Being part of a team is nothing new for Daniel Fegely, DO. He’s been a team player since he played T-ball in kindergarten. Today, his teamwork skills prove invaluable as a general surgeon and Chief of Surgery at St. Luke’s Monroe Campus.
At St. Luke’s General Surgery in Bartonsville, Dr. Fegely uses surgical procedures to remove diseased tissue, repair injuries and promote health and healing. As Chief of Surgery, the 34-year-old Bangor resident ensures that St. Luke’s Monroe Campus maintains the highest surgical quality and safety standards.
He’s always a team player, whether working with St. Luke’s leadership to improve care by adopting new surgical practices and technology or in the operating room (OR).
“It takes an entire team to make the patient’s surgery experience go well. I couldn’t do it myself,” he said. “We have the nurses in pre-op getting the patient ready for surgery. In the OR, besides the surgeon, you have an anesthesiologist and the scrub nurses maintaining and handling the equipment. The physician assistants assist with the procedure. After surgery, other nurses care for patients in the recovery room. Even the office staff is part of the team. I need those individuals.”
Dr. Fegely has been part of a team for as long as he can remember. He started team sports when he was five, playing both baseball and soccer throughout his school years. At Albright College in Reading, he played rugby on a club team that competed against other colleges, including East Stroudsburg University.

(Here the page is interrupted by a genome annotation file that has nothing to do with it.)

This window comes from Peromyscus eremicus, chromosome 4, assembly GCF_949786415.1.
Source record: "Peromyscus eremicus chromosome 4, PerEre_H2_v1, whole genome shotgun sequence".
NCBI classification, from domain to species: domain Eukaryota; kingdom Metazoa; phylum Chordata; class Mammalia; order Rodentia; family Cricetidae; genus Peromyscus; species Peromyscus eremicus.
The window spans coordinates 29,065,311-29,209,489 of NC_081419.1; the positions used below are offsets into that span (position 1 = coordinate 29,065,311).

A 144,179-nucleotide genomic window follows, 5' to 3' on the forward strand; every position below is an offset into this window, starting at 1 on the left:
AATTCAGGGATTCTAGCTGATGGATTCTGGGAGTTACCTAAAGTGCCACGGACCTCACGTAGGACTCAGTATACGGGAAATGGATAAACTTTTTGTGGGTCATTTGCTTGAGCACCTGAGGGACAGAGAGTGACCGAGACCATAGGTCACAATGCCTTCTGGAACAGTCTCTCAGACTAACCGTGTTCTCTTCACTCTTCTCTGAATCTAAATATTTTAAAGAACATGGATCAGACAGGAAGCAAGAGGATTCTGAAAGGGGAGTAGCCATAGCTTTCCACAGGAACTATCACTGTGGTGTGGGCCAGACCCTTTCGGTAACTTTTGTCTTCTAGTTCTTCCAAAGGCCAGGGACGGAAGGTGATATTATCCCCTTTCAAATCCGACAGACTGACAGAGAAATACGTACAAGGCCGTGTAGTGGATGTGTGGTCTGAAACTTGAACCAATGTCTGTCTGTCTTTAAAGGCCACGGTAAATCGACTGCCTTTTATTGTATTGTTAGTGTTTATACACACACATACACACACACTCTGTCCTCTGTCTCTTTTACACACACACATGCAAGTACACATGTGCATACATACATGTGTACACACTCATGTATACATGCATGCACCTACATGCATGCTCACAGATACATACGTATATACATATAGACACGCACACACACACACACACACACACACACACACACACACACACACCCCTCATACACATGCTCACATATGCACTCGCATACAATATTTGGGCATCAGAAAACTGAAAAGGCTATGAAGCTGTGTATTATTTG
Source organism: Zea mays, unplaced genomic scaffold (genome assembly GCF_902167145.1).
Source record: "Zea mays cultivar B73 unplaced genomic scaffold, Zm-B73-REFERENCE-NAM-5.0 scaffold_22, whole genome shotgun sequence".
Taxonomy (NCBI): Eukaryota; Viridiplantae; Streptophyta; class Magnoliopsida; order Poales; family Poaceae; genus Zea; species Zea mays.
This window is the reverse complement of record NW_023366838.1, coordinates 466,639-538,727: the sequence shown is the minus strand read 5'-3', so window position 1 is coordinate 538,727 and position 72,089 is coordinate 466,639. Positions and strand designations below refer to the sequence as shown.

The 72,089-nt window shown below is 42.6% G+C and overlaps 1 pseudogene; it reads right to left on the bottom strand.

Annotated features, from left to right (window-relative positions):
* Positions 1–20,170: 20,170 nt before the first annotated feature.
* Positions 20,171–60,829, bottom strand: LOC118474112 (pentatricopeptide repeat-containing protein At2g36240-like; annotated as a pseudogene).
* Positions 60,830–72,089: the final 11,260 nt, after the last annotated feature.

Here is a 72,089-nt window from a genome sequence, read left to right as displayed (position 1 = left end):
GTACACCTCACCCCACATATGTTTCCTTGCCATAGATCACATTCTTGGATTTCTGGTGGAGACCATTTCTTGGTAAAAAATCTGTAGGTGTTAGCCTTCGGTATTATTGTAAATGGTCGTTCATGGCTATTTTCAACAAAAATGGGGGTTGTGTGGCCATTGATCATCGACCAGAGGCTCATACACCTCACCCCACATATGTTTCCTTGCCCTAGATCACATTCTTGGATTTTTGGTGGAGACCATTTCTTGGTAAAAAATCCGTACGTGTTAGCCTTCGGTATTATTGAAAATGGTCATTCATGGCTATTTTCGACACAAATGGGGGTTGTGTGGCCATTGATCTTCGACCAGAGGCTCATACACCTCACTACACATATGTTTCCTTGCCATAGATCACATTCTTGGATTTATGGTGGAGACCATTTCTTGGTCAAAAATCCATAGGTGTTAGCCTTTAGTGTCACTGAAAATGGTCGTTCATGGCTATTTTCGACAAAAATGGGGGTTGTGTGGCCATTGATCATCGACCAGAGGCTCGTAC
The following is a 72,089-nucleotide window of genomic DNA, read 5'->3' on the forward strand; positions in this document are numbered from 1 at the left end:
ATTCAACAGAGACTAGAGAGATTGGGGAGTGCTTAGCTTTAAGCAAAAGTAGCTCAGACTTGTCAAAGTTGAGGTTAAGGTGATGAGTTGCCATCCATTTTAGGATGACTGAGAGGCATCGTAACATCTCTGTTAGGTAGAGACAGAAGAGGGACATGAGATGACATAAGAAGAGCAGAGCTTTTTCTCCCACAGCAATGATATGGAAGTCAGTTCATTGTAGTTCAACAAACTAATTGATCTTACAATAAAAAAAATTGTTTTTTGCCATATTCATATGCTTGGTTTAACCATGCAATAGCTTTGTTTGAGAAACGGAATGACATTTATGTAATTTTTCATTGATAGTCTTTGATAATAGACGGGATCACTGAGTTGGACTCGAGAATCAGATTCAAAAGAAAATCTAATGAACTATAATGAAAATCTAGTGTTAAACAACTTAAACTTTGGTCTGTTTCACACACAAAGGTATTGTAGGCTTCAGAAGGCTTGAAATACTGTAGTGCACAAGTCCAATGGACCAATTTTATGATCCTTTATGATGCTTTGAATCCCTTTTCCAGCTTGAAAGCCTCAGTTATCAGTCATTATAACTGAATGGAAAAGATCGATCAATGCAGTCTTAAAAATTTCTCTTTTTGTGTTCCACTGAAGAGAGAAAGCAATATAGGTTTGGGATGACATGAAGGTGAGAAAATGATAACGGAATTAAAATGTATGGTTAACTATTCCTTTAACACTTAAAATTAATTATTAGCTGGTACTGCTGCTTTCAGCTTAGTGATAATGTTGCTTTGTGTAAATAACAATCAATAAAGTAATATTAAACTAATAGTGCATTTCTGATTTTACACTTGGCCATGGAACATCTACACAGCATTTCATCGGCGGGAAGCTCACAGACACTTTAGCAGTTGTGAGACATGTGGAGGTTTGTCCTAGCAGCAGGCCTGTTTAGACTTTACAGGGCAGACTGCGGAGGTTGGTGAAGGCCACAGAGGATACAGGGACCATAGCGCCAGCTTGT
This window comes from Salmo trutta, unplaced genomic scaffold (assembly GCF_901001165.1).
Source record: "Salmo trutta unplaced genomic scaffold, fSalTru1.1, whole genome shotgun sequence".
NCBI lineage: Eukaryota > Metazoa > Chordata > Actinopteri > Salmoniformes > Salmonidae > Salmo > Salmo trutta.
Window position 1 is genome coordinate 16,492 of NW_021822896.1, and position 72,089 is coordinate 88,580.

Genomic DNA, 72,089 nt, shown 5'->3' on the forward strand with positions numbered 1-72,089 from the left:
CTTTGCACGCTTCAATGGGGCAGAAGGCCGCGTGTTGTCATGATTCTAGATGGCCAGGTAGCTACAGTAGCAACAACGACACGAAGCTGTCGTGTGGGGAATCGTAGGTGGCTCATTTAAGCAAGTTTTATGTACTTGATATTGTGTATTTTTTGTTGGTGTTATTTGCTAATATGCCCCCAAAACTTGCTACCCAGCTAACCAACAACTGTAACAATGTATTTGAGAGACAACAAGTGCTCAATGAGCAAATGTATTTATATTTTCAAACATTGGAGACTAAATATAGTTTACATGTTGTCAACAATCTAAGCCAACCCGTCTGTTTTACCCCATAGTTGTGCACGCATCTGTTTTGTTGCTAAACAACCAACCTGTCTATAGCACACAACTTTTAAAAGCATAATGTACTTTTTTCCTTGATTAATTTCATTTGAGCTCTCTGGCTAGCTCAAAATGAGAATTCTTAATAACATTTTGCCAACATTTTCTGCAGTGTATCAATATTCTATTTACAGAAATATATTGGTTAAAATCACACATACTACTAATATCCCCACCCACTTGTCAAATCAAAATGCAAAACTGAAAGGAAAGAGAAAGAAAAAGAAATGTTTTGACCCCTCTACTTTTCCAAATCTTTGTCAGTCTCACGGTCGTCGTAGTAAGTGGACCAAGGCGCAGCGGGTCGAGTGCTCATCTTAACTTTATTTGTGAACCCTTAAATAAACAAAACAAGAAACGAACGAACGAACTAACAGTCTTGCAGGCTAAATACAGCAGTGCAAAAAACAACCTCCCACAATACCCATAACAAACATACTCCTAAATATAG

In both baseball and soccer, he was in the middle of things. He played center field in baseball, where he says humbly, he “was alright.” During his senior year at Kutztown High School, his team competed in the state championship game but unfortunately lost, coming in second. Soccer is where he shined, however. He played central defender, where he had to control and set the defense, he said.
In medical school at Lake Erie College of Osteopathic Medicine, he first became part of the patient care team. He used skills earned in sports, such as communication and working with his teammates to achieve a common goal. Now, rather than another sports team, the common enemy was the problem causing the patient pain or illness.
His leadership skills emerged again during his residency at St. John’s Episcopal Hospital in Far Rockaway, NY. He was named Chief Resident his last year.
After finishing his residency, Dr. Fegely wanted to return to Pennsylvania to serve patients and be closer to home. Having grown up in Kutztown, he knew St. Luke’s Health Network provided exceptional and consistent patient care. It was also known for having a staff-friendly culture. He applied and was accepted.